I'm so proud 1: UnmannedSpaceflight.com now partnered with the Planetary Society
I have two big announcements to make today, one project I've been intimately involved in for years and one that has been a dream of mine for years and which I can finally take public. The first announcement I'll make below; the second will be in the next post.
The first announcement is that the online forum UnmannedSpaceflight.com is formally becoming part of the Planetary Society. Ever since a post on that forum first showed up as a result in some arcane Mars Exploration Rover-related Google search I did in the summer of 2005, I have known it as a place full of my people -- space enthusiasts who not only enjoy the adventures of robotic missions, but who seek to make the most of the archives of image data that they have returned to Earth. I've been one of the Administrators of the site since September 2005 -- which is right about when I started this blog!! -- and I've been delighted to watch it grow in members, not just "laypeople" but also space scientists and engineers too, as spacecraft have discovered new worlds and returned new images. Earlier this year UnmannedSpaceflight.com's founder Doug Ellison asked The Planetary Society if we could provide a permanent home for it.
NASA / JPL / Björn Jónsson
High-resolution mosaic of Jupiter
A large proportion of the great images that I post in this blog -- including this one -- appear first on UnmannedSpaceflight.com.
This is a 12 image mosaic (12 orange + 12 violet + 12 synthetic green images). The images were obtained on March 2, 1979 at a range of 4.3 million km. The first image (C1629045.IMQ) was obtained at 05:09:23 and the last one (C1629131.IMQ) at 05:46:11. The resolution is roughly 43 km/pixel.
As UnmannedSpaceflight.com's new overlords, The Planetary Society will make sure the forum has continuous funding, and that donors to the site's administration will get the customary tax credit for their generosity. We will not, however, seek to change UnmannedSpaceflight.com or the way it is run. For most people, that is welcome news, but for a few, it will not be. For those of you who don't know what UnmannedSpaceflight.com or indeed an online forum is, let me explain.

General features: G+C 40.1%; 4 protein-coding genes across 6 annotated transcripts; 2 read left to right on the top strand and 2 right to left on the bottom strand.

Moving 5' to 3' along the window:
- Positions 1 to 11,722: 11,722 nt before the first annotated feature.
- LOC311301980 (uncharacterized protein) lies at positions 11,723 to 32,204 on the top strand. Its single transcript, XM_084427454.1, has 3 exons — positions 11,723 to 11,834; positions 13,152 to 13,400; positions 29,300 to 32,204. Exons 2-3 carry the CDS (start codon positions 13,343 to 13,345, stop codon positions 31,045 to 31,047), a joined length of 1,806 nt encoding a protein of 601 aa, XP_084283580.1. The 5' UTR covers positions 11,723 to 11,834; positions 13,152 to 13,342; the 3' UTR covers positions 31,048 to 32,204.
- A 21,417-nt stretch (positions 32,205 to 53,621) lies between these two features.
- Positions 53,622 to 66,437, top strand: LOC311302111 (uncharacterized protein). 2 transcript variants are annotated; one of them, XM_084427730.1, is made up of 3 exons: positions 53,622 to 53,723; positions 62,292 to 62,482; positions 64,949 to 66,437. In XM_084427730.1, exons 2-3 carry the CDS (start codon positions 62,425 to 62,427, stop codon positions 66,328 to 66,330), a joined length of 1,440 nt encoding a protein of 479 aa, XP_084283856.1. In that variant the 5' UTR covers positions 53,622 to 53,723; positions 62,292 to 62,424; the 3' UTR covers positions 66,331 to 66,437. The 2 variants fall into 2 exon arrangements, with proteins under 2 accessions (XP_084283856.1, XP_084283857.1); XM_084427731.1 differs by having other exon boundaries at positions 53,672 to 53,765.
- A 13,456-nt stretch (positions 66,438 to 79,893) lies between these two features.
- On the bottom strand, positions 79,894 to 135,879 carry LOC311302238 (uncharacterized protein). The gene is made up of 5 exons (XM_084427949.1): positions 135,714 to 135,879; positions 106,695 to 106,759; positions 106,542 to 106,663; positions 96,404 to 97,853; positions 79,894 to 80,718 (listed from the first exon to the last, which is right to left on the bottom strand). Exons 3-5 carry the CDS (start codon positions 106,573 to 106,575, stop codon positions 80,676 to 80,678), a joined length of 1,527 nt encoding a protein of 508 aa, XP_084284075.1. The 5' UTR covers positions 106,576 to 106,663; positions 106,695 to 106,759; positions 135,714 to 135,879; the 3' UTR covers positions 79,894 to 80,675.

A forum is a public meeting, or a place for such a meeting. Online, it's a website where people can have public discussions -- forums are the inheritors of the spirit of the good old BBS's of yore. Forums have "threads" or "topics" or discussions, and each thread may consist of many, many posts, by different people contributing and responding in each discussion. To see some current examples of this forum at its best, visit the thread where Eduardo Tesheiner posts his nearly daily updates on Opportunity's position on Mars, or the one where I and the other forum members are working on developing new HiRISE image base map updates for Eduardo's maps, or the one where we keep an eye on the awesome new images from Cassini. Explore UMSF through the list of all topics and you'll see we talk about MESSENGER to Voyager and everything in between.
Many forums are public, where you can create an identity and start posting away immediately. While UMSF is public, it is fairly strictly moderated. If you sign up, you have to wait to be approved (this is mostly to eliminate spam-bots in the signup process). But more importantly, to participate at UMSF, you have to stay to the rules of conduct, keeping to the subject of robotic missions, and the data they return, and not post about forbidden topics or engage in antisocial behavior like trolling or ranting. In practice, these rules can be a bit on the dictatorial side. But because they exist and are enforced by a 14-member, international moderation team, the quality of discussion on UMSF is almost uniformly high. As a direct result of our policies, UMSF attracts a large number of scientists and engineers to participate in forum discussions with what I like to call "the interested public" -- exactly the kind of interactions that The Planetary Society seeks to foster. The policies do mean that UMSF is not perfectly "public;" we do throw out participants from time to time, and others decide that the rules are too restrictive and take themselves away. But the administrative team at UMSF, which includes me and Doug and a dozen other people from all over the world, believe that our policies have resulted in the richest possible conversation about robotic exploration and how the public can interact with the data that they return to Earth.
As longtime readers know, I get quite a bit of my news and many of my greatest space images from UMSF. And I consider it to be home -- it's a place where I can interact with other people who are truly passionate about solar system exploration, and about the beautiful photos they return. So I'm thrilled that UnmannedSpaceflight.com and the Planetary Society are now formally affiliated, and I expect great things from our association.